It was bad. I’m 100% positive of this statement. But here are some wedding photos I love from the past few weeks. Let them make your heart grow a little less hatred.

When I haven’t been photographing weddings or movie premiers, I’ve been attending weddings. Here’s an awesome sign I saw while driving to one in Pennsyltucky.

You Know You're in Pennsylvania When...

You Know You’re in Pennsylvania When…

As summer came to an end, I spent as much time as possible outdoors photographing. From waterfalls and birds (see the blue heron below!) to strange growths, green lakes, and newts, I thoroughly enjoyed our not-too-hot New York summer as much as possible. I’m still hoping for that end-of-year adventure, so we’ll see if one comes about. Until then, it’s all about weddings, waterfalls, and whatever little surprises come along.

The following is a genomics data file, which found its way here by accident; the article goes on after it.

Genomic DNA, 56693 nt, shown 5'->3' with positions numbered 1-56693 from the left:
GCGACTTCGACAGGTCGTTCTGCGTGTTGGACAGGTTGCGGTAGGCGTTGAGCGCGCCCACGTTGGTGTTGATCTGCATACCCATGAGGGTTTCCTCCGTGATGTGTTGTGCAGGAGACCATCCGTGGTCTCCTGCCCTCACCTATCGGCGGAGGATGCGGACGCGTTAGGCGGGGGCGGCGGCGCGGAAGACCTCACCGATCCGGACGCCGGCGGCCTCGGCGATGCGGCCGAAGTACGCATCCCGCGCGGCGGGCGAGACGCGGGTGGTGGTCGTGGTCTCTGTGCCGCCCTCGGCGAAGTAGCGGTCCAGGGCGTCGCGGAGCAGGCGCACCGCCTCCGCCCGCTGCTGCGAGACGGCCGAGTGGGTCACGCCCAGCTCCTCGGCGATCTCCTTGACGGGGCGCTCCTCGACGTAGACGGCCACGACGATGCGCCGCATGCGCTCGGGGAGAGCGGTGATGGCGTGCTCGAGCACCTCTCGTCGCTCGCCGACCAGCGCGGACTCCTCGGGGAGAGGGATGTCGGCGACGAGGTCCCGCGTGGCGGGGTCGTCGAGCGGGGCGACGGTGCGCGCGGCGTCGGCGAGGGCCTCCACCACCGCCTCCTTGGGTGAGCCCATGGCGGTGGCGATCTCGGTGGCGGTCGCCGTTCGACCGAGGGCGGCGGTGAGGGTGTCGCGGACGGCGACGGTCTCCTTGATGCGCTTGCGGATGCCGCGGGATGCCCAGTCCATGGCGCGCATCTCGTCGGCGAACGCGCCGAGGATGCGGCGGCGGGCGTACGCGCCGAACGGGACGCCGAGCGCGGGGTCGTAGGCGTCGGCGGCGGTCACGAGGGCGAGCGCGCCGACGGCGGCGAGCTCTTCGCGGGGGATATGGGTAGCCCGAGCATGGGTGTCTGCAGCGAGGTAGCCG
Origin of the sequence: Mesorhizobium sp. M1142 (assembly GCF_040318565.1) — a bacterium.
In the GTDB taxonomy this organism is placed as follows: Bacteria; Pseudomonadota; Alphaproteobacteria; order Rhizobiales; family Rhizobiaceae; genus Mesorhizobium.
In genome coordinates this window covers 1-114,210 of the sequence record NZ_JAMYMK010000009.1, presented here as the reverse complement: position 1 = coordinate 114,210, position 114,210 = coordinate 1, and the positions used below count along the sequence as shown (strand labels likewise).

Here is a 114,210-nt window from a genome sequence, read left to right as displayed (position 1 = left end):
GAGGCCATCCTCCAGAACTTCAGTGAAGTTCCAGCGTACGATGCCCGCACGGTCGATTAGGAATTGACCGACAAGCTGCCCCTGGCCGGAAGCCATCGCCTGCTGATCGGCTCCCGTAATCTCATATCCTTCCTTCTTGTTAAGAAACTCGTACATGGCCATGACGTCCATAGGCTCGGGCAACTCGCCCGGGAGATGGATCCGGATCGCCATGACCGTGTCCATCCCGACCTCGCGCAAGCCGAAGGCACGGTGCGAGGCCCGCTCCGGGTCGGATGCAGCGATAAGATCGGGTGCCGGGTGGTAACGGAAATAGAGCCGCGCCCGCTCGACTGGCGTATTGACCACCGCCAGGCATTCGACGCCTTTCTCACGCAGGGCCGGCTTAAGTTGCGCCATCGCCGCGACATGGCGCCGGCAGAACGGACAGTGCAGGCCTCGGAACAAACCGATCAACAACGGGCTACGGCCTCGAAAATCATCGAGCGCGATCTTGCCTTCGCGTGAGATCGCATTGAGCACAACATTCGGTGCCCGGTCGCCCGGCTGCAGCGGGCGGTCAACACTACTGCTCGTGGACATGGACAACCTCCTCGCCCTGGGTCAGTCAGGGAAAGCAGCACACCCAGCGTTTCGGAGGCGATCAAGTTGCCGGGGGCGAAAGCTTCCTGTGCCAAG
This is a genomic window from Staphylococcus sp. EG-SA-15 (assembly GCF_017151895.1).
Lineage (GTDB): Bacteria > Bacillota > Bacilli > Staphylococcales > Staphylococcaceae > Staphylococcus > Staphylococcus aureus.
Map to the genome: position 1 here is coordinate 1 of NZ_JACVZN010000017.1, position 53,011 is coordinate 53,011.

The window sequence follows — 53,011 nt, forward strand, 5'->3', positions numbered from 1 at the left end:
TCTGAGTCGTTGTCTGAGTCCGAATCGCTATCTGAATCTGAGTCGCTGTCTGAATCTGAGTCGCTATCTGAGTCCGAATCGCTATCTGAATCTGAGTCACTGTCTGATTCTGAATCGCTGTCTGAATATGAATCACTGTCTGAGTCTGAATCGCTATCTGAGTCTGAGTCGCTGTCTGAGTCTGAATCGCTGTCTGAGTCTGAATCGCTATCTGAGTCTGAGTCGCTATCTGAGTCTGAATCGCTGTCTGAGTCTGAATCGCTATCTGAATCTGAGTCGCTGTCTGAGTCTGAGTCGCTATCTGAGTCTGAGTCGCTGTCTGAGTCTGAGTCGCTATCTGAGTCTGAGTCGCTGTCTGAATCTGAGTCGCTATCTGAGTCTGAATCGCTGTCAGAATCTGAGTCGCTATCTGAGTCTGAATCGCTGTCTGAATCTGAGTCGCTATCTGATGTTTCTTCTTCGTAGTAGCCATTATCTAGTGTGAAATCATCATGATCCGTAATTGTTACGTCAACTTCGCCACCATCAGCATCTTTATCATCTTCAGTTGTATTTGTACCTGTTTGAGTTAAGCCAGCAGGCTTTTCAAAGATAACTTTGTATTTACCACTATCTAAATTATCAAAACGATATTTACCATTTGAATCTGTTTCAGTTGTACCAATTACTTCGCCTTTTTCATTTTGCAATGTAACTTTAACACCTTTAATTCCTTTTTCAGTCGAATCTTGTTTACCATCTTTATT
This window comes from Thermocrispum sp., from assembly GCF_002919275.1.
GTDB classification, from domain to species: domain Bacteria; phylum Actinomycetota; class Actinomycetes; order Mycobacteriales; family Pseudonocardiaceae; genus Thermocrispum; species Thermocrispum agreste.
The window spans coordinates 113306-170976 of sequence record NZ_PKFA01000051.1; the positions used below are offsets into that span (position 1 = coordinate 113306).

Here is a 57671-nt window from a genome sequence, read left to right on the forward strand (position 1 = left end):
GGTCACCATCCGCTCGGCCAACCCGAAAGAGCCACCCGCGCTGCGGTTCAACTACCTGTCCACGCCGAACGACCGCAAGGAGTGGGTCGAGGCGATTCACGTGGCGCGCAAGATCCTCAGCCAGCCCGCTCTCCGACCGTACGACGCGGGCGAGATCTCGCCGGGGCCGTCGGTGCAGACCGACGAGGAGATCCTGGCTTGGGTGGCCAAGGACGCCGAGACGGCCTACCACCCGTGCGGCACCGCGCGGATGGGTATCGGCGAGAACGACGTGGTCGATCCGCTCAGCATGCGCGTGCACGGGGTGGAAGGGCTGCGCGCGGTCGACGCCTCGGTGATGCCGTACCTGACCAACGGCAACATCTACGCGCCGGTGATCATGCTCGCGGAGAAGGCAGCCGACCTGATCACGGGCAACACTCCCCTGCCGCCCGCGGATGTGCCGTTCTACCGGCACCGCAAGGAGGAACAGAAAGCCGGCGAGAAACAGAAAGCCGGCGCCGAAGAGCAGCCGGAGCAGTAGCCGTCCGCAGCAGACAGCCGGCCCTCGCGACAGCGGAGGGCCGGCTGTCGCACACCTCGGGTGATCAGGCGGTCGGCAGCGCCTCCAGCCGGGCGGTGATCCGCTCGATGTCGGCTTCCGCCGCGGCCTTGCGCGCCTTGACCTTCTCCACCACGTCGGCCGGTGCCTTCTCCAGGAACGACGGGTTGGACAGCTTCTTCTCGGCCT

Note: Several of these wedding photos were shot with Jimmy Ryan Photography. All other wedding, nature, and event photos were shot under my own company, Kathryn Cooper Photography.

Blood, Guts, and Mountain Biking: Photographing a World-Class Red Bull Event

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You think I like adventure? You believe that I love traveling to remote lands and photographing native tribes? You assume I love exploring foreign cities, living like a local, and reporting on daily life, food, culture, and more? Naw. I love talking about nails, makeup, hair, purses, and shoes. That’s what matters in life, I say.